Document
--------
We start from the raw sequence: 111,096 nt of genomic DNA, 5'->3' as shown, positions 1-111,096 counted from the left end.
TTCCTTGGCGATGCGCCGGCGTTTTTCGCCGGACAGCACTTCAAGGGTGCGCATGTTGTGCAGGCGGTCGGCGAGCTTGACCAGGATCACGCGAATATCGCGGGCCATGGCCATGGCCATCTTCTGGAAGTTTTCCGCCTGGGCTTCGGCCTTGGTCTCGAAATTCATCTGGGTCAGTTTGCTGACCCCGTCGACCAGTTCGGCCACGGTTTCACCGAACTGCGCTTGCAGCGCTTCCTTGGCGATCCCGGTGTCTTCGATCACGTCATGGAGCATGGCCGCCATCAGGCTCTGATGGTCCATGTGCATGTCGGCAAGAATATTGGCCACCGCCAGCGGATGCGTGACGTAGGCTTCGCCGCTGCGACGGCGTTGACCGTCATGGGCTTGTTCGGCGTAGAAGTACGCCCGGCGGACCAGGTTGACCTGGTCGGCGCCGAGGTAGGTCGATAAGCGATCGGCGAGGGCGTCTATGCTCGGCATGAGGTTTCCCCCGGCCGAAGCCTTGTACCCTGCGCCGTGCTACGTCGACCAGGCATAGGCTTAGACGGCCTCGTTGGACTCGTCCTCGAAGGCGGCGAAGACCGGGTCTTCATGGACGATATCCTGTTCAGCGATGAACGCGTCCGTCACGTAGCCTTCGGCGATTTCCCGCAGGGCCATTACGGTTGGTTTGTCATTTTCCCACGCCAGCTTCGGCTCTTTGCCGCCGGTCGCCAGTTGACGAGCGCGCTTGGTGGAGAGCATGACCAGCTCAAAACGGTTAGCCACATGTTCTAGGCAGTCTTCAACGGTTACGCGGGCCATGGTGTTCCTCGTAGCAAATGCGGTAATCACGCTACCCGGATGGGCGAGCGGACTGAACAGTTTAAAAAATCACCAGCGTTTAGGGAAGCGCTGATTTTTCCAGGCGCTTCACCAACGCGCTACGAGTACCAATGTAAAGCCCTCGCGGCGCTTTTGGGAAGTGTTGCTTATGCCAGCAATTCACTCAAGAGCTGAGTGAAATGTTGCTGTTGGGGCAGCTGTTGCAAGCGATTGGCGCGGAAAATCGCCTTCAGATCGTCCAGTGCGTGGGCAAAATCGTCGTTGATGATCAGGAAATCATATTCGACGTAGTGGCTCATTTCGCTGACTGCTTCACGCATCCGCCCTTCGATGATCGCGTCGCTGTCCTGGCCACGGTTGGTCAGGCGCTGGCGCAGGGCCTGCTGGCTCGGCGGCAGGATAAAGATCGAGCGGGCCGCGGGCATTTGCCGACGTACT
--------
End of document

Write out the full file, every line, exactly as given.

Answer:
We start from the raw sequence: 111,096 nt of genomic DNA, 5'->3' as shown, positions 1-111,096 counted from the left end.
TTCCTTGGCGATGCGCCGGCGTTTTTCGCCGGACAGCACTTCAAGGGTGCGCATGTTGTGCAGGCGGTCGGCGAGCTTGACCAGGATCACGCGAATATCGCGGGCCATGGCCATGGCCATCTTCTGGAAGTTTTCCGCCTGGGCTTCGGCCTTGGTCTCGAAATTCATCTGGGTCAGTTTGCTGACCCCGTCGACCAGTTCGGCCACGGTTTCACCGAACTGCGCTTGCAGCGCTTCCTTGGCGATCCCGGTGTCTTCGATCACGTCATGGAGCATGGCCGCCATCAGGCTCTGATGGTCCATGTGCATGTCGGCAAGAATATTGGCCACCGCCAGCGGATGCGTGACGTAGGCTTCGCCGCTGCGACGGCGTTGACCGTCATGGGCTTGTTCGGCGTAGAAGTACGCCCGGCGGACCAGGTTGACCTGGTCGGCGCCGAGGTAGGTCGATAAGCGATCGGCGAGGGCGTCTATGCTCGGCATGAGGTTTCCCCCGGCCGAAGCCTTGTACCCTGCGCCGTGCTACGTCGACCAGGCATAGGCTTAGACGGCCTCGTTGGACTCGTCCTCGAAGGCGGCGAAGACCGGGTCTTCATGGACGATATCCTGTTCAGCGATGAACGCGTCCGTCACGTAGCCTTCGGCGATTTCCCGCAGGGCCATTACGGTTGGTTTGTCATTTTCCCACGCCAGCTTCGGCTCTTTGCCGCCGGTCGCCAGTTGACGAGCGCGCTTGGTGGAGAGCATGACCAGCTCAAAACGGTTAGCCACATGTTCTAGGCAGTCTTCAACGGTTACGCGGGCCATGGTGTTCCTCGTAGCAAATGCGGTAATCACGCTACCCGGATGGGCGAGCGGACTGAACAGTTTAAAAAATCACCAGCGTTTAGGGAAGCGCTGATTTTTCCAGGCGCTTCACCAACGCGCTACGAGTACCAATGTAAAGCCCTCGCGGCGCTTTTGGGAAGTGTTGCTTATGCCAGCAATTCACTCAAGAGCTGAGTGAAATGTTGCTGTTGGGGCAGCTGTTGCAAGCGATTGGCGCGGAAAATCGCCTTCAGATCGTCCAGTGCGTGGGCAAAATCGTCGTTGATGATCAGGAAATCATATTCGACGTAGTGGCTCATTTCGCTGACTGCTTCACGCATCCGCCCTTCGATGATCGCGTCGCTGTCCTGGCCACGGTTGGTCAGGCGCTGGCGCAGGGCCTGCTGGCTCGGCGGCAGGATAAAGATCGAGCGGGCCGCGGGCATTTGCCGACGTACT